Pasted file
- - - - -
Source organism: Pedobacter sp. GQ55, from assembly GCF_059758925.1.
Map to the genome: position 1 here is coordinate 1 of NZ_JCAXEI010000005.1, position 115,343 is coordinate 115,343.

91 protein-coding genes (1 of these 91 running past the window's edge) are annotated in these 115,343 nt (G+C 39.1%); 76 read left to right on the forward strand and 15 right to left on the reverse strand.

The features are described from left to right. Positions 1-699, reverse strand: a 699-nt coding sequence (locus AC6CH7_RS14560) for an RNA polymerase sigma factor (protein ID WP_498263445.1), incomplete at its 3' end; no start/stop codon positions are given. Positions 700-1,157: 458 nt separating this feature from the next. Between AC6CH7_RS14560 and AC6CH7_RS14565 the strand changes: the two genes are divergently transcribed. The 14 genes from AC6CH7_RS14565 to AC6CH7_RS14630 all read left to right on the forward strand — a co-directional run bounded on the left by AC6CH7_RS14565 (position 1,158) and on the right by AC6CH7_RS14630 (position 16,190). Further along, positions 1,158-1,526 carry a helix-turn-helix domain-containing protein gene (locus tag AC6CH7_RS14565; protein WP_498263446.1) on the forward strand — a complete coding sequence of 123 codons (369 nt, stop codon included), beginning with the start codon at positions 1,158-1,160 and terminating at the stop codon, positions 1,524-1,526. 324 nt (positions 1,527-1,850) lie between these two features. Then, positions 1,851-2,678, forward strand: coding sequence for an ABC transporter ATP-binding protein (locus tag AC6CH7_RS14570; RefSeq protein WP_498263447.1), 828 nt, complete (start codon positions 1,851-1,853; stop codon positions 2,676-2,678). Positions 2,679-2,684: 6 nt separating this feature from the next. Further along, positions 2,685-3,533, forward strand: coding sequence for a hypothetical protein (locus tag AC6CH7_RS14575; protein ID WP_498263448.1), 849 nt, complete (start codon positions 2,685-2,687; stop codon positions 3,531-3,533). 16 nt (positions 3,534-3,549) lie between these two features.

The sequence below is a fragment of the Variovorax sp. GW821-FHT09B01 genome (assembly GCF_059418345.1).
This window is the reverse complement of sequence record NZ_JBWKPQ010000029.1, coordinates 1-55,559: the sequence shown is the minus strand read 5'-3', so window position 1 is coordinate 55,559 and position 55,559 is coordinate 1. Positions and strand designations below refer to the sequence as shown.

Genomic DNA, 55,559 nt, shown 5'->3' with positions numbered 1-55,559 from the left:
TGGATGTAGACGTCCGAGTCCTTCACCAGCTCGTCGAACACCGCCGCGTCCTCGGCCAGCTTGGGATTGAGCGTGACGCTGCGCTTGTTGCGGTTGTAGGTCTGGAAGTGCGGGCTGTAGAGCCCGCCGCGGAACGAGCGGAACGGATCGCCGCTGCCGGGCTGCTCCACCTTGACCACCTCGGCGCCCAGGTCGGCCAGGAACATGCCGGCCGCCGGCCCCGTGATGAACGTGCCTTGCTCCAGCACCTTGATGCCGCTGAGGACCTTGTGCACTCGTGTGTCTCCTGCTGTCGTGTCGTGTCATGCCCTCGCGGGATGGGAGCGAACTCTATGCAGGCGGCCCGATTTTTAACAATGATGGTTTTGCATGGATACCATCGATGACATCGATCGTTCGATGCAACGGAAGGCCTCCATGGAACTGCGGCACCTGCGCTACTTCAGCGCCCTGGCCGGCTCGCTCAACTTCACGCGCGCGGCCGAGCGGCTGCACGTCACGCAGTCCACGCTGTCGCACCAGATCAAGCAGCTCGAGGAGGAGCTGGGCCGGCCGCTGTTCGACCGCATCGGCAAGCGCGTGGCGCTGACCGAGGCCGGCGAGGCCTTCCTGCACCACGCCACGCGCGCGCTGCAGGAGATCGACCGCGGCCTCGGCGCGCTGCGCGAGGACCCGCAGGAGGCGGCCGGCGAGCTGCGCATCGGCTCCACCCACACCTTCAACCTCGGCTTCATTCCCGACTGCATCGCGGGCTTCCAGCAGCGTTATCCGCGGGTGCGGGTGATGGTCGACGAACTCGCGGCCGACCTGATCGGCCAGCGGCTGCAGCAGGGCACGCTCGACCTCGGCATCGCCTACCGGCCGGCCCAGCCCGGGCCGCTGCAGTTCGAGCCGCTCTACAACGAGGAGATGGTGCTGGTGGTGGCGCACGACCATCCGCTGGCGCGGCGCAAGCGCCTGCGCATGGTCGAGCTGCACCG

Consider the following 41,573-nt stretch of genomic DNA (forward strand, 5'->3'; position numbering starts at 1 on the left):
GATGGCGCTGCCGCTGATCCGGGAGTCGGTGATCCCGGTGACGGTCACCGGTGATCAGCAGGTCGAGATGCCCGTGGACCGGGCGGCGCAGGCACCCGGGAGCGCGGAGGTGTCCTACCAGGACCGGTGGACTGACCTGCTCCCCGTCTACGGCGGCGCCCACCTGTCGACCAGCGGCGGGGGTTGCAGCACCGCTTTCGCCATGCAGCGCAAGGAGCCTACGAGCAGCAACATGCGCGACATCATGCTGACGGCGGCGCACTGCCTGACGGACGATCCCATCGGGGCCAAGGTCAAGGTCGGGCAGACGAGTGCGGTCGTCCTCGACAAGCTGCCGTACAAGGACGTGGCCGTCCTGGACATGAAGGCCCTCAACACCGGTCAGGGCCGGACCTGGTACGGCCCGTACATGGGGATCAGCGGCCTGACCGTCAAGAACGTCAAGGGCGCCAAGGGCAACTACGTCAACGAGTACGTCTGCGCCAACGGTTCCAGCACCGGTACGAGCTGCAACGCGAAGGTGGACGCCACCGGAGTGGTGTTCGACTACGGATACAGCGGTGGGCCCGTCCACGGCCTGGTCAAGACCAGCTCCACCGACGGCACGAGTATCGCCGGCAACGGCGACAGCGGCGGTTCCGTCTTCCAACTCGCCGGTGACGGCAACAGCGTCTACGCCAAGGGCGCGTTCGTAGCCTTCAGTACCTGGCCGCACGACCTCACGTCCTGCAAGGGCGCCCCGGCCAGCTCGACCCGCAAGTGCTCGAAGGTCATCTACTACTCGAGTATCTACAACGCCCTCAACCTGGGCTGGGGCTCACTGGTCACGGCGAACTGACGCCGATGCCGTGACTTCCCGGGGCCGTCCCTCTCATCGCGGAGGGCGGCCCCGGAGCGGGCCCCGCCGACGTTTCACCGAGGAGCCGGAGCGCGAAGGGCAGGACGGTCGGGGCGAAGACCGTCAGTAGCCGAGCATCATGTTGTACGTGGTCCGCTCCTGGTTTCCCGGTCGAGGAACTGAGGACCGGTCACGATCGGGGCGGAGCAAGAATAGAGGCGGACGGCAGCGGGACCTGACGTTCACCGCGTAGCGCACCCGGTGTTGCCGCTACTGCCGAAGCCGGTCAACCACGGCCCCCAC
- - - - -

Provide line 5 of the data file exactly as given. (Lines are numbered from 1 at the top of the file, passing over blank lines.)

The sequence below is a fragment of the Variovorax sp. GW821-FHT09B01 genome (assembly GCF_059418345.1).